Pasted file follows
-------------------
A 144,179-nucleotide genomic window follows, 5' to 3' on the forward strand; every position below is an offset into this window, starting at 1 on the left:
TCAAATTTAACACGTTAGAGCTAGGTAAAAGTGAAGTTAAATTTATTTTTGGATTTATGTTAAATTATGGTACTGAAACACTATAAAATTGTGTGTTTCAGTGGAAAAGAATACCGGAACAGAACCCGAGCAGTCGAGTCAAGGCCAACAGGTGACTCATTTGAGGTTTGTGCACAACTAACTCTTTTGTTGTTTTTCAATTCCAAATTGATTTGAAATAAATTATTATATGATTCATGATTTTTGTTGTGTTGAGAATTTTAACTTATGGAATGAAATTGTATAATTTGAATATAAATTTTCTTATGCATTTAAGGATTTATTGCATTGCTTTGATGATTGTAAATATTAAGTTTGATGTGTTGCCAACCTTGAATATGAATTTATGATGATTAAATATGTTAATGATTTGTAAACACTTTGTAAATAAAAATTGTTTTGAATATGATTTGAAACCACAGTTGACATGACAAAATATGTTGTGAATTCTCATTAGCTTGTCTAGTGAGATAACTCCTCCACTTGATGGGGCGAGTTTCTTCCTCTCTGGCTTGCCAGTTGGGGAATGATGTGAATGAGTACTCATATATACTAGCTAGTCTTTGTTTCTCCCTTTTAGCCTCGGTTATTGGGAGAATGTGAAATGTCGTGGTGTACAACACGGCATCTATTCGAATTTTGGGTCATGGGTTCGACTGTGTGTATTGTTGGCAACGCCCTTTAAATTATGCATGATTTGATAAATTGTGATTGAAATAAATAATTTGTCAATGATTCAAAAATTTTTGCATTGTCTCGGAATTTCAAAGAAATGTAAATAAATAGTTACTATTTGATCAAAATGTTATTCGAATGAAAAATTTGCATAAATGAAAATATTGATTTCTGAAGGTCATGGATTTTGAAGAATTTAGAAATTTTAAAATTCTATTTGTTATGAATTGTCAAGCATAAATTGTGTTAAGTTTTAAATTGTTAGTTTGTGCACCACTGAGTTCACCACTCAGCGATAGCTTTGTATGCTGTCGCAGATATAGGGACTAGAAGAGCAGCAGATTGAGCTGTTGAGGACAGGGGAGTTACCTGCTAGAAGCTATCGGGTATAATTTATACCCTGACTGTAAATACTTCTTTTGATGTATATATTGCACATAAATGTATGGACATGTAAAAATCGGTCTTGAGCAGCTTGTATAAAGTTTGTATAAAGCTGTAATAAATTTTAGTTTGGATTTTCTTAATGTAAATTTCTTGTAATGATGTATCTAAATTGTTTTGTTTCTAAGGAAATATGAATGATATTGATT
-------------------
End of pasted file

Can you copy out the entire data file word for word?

A 144,179-nucleotide genomic window follows, 5' to 3' on the forward strand; every position below is an offset into this window, starting at 1 on the left:
TCAAATTTAACACGTTAGAGCTAGGTAAAAGTGAAGTTAAATTTATTTTTGGATTTATGTTAAATTATGGTACTGAAACACTATAAAATTGTGTGTTTCAGTGGAAAAGAATACCGGAACAGAACCCGAGCAGTCGAGTCAAGGCCAACAGGTGACTCATTTGAGGTTTGTGCACAACTAACTCTTTTGTTGTTTTTCAATTCCAAATTGATTTGAAATAAATTATTATATGATTCATGATTTTTGTTGTGTTGAGAATTTTAACTTATGGAATGAAATTGTATAATTTGAATATAAATTTTCTTATGCATTTAAGGATTTATTGCATTGCTTTGATGATTGTAAATATTAAGTTTGATGTGTTGCCAACCTTGAATATGAATTTATGATGATTAAATATGTTAATGATTTGTAAACACTTTGTAAATAAAAATTGTTTTGAATATGATTTGAAACCACAGTTGACATGACAAAATATGTTGTGAATTCTCATTAGCTTGTCTAGTGAGATAACTCCTCCACTTGATGGGGCGAGTTTCTTCCTCTCTGGCTTGCCAGTTGGGGAATGATGTGAATGAGTACTCATATATACTAGCTAGTCTTTGTTTCTCCCTTTTAGCCTCGGTTATTGGGAGAATGTGAAATGTCGTGGTGTACAACACGGCATCTATTCGAATTTTGGGTCATGGGTTCGACTGTGTGTATTGTTGGCAACGCCCTTTAAATTATGCATGATTTGATAAATTGTGATTGAAATAAATAATTTGTCAATGATTCAAAAATTTTTGCATTGTCTCGGAATTTCAAAGAAATGTAAATAAATAGTTACTATTTGATCAAAATGTTATTCGAATGAAAAATTTGCATAAATGAAAATATTGATTTCTGAAGGTCATGGATTTTGAAGAATTTAGAAATTTTAAAATTCTATTTGTTATGAATTGTCAAGCATAAATTGTGTTAAGTTTTAAATTGTTAGTTTGTGCACCACTGAGTTCACCACTCAGCGATAGCTTTGTATGCTGTCGCAGATATAGGGACTAGAAGAGCAGCAGATTGAGCTGTTGAGGACAGGGGAGTTACCTGCTAGAAGCTATCGGGTATAATTTATACCCTGACTGTAAATACTTCTTTTGATGTATATATTGCACATAAATGTATGGACATGTAAAAATCGGTCTTGAGCAGCTTGTATAAAGTTTGTATAAAGCTGTAATAAATTTTAGTTTGGATTTTCTTAATGTAAATTTCTTGTAATGATGTATCTAAATTGTTTTGTTTCTAAGGAAATATGAATGATATTGATT